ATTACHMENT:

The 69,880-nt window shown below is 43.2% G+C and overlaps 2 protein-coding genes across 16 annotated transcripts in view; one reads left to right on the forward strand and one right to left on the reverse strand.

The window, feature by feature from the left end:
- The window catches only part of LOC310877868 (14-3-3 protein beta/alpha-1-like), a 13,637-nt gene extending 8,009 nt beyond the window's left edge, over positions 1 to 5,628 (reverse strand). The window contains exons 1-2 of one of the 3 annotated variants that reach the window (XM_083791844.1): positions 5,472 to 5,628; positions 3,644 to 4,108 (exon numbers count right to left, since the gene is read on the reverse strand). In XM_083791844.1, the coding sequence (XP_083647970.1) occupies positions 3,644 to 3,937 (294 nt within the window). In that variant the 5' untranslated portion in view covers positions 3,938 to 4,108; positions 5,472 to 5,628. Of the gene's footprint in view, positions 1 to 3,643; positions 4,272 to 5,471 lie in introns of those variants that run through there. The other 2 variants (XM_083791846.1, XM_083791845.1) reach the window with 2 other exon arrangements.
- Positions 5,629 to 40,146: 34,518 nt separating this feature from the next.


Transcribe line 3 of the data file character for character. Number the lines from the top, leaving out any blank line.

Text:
- The window catches only part of LOC310877868 (14-3-3 protein beta/alpha-1-like), a 13,637-nt gene extending 8,009 nt beyond the window's left edge, over positions 1 to 5,628 (reverse strand). The window contains exons 1-2 of one of the 3 annotated variants that reach the window (XM_083791844.1): positions 5,472 to 5,628; positions 3,644 to 4,108 (exon numbers count right to left, since the gene is read on the reverse strand). In XM_083791844.1, the coding sequence (XP_083647970.1) occupies positions 3,644 to 3,937 (294 nt within the window). In that variant the 5' untranslated portion in view covers positions 3,938 to 4,108; positions 5,472 to 5,628. Of the gene's footprint in view, positions 1 to 3,643; positions 4,272 to 5,471 lie in introns of those variants that run through there. The other 2 variants (XM_083791846.1, XM_083791845.1) reach the window with 2 other exon arrangements.